Over the last 14 years, James Whitner has become one of the sneaker industry’s most prolific business owners. With several high-end boutiques along the Eastern seaboard — including Social Status and A Ma Maniére — the 39-year-old has made a name for himself by opening well-curated stores in underserved markets and being a vocal advocate for diversity and equality in the footwear community.

Not everyone knows what it took for Whitner to become successful. While growing up in a turbulent part of Pittsburgh, he focused on playing football and graduated with a business degree. At age 25, after spending time in prison and recovering from a gunshot injury, he decided to get a fresh start in a new city: Charlotte, North Carolina.

He rebuilt his life there on a completely new foundation, sneakers, and in 2005, he opened his first sneaker store, Flava Factory. Since then, he’s opened stores in Pittsburgh, Greensboro, Houston, Raleigh, Tampa Bay and Washington, D.C. The A Ma Maniére store in D.C. even has luxury hotel suites — proof that Whitner is as interested in providing experiences as he is in selling product.

As a way of uniting his interests, from basketball and football to the future of retail, Whitner founded his own umbrella agency, The Whitaker Group. For the return of the NBA All-Star Game in Charlotte this year, he worked with Jordan Brand on an Air Jordan VI NRG inspired by MJ.

How would you describe what it means to Own the Game?

It’s impossible to really have ownership over anything except for your perspective.  It’s a process — always aiming to be the best version of who you are. Our process and our mentality is our perspective. If we don’t own our narrative 100% of the time, that means other people will. It’s always about being locked, sharp and focused on what’s important to us at all times — coming in ready to grind.

Owning the game is the ultimate trophy. MJ owned the game, but we only said that after it was all said and done. Obviously, being great is something we all want, but it’s about owning our perspective and being great at the things that are naturally ours.

The Air Jordan VI NRG represents MJ’s journey to becoming the king of the court, using OG Black and Concord colors.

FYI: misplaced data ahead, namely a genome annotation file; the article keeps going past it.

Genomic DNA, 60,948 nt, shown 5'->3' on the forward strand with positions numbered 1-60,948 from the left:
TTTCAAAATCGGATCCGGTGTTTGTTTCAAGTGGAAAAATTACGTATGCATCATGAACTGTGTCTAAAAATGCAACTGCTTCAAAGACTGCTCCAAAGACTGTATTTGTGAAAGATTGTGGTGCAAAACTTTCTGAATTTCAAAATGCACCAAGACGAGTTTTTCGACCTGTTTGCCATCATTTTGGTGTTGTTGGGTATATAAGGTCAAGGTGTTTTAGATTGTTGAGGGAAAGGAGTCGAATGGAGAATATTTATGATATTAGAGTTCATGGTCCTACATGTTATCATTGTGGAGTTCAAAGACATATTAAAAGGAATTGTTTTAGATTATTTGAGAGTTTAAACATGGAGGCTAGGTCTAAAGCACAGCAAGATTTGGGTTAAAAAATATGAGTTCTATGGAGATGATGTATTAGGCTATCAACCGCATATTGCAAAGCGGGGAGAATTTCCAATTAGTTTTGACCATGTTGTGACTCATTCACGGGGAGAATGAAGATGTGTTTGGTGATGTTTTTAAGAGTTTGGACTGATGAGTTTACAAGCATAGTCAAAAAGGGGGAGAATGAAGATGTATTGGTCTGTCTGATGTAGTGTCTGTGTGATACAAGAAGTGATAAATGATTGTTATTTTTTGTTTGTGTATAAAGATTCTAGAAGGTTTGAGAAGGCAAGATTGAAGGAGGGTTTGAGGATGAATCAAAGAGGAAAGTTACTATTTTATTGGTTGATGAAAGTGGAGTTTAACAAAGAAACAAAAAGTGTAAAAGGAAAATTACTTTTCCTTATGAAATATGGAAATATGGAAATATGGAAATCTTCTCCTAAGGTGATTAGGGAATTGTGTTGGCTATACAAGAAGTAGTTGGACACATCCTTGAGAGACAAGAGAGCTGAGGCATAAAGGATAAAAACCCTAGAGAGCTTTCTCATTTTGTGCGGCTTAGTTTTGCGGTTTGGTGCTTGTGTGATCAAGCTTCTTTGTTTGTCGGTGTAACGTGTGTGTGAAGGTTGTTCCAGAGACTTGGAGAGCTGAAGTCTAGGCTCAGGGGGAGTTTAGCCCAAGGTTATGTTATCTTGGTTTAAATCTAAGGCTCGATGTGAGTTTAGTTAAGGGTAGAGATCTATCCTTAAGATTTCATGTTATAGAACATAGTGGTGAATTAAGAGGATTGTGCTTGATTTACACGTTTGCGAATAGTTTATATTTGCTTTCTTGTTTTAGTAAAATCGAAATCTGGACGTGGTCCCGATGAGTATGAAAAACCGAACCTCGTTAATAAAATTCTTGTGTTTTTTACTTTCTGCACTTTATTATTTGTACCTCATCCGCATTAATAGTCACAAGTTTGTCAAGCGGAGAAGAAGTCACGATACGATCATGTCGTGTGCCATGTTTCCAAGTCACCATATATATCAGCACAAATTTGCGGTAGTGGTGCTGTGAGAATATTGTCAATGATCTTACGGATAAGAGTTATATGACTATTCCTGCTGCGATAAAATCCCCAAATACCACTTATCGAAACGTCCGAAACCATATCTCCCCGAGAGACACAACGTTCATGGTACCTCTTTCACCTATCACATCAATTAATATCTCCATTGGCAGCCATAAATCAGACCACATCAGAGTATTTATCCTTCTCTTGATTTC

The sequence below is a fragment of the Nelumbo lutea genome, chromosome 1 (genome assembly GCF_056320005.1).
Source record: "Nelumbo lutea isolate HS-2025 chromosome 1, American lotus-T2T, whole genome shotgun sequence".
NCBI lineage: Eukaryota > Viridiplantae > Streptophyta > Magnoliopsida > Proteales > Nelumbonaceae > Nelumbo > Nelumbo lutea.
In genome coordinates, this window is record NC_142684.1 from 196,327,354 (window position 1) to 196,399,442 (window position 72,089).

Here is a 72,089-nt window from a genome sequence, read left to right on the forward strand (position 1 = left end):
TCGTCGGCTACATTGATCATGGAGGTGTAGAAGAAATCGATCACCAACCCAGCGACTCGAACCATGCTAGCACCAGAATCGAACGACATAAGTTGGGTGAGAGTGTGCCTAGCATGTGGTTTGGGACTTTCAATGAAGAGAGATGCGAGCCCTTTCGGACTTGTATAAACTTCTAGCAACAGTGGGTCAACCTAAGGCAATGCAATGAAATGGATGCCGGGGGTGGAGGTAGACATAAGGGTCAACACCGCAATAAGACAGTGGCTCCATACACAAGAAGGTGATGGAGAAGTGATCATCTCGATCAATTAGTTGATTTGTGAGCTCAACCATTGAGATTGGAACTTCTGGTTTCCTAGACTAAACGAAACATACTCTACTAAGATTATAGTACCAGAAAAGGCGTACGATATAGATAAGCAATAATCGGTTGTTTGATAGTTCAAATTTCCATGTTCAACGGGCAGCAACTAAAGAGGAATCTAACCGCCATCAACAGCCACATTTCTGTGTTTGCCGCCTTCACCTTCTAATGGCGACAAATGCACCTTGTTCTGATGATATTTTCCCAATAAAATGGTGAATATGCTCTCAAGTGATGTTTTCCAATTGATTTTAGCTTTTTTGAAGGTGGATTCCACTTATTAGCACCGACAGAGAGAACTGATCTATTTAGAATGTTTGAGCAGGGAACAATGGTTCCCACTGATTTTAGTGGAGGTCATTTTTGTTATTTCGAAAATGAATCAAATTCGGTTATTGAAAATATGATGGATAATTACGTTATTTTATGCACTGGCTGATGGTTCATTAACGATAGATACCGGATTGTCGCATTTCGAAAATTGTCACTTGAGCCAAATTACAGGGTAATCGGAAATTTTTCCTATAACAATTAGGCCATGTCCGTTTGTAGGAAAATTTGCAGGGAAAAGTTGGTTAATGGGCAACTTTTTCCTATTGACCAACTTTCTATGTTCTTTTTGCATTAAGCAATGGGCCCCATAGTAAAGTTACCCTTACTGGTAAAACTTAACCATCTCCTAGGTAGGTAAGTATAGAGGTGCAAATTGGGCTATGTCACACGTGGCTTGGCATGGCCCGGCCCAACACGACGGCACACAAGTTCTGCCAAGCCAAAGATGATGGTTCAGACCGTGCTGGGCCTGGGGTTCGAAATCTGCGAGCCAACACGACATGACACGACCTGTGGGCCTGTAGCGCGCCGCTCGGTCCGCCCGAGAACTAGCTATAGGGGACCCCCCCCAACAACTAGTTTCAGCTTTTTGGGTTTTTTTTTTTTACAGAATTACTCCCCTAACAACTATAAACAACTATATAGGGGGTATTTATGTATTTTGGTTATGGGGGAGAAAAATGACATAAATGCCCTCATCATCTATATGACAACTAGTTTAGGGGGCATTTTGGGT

What is your mindset going into any new project, including the Air Jordan VI NRG?

It depends on what the project is. It’s always about doing the right thing and taking the consumer to a new place. This AJVI project wasn’t purely about me. The synergy our team has with the Jordan Brand team is bigger than any of us. It was a moment in time that’ll go down in history as one of those special moments when everything just clicked.

How did the Air Jordan VI NRG come to life through materials and understanding MJ’s journey?

We wanted to have an OG color palette, something that was authentic to the brand. We asked ourselves what would make this shoe distinctly different to shine a light on Charlotte, NBA All-Star returning to the city and MJ’s team. We put pony and snakeskin on the shoe to have a new way of talking about MJ’s journey through materials.

Do you think you have a responsibility to the consumer — to take them on another journey outside of daily drops and hype?

100%. You always gotta listen and inform. Sometimes, we’ve been put in a place where the kid trusts us. They allow us to inform them and take them to new places. However, we only have the ability to do that by listening.

What initially inspired you to open your store in Charlotte?

I just needed a clean palette for my personal life. I had never been to Charlotte; it was me trying something different. When I was in jail, I remember walking to the library and glancing at a newspaper that had an article about Charlotte. It said that it was the fastest growing place in the country for black people, and that there was tons of opportunity. Maybe a seed was planted then. I walked out of the library thinking, “I guess there are places out there where we can win.”

What do you think this NBA All-Star Game represents to the city?

 Charlotte is a city that’s been trying to break through, the little brother city to Atlanta — the capital for the South. Now, we’re getting an event that’s on a global stage. It’s not just us about as a city, but it’s about the team, MJ and everything that everybody has worked for and earned here. We want to get a chance to wave our flag.

You’ve been pretty vocal about equality and diversity inside and outside of the footwear industry. What can brands and consumers do to help level the playing field?

Just keep letting our voices be heard. When things happen, don’t go silent. You gotta communicate your feelings in positive ways and use your channels to help make positive change. We all have a voice. I choose to use my platforms to make sure that there’s as much of a level playing field as there can be for everyone.

The shoe’s pony hair references the black panther alongside reptilian prints that represent overcoming predatory snakes.

The Air Jordan VI NRG is available on February 14 at Social Status in Charlotte, North Carolina.

In addition to releasing Jordan Brand NBA All-Star product this week, Social Status in Charlotte will be hosting panels, a block party, WINGS events, customization workshops and game viewings. Check out the full schedule of events here.

Shop the Look



Air Jordan VI




The Why Not? Zer0.2






Air Jordan V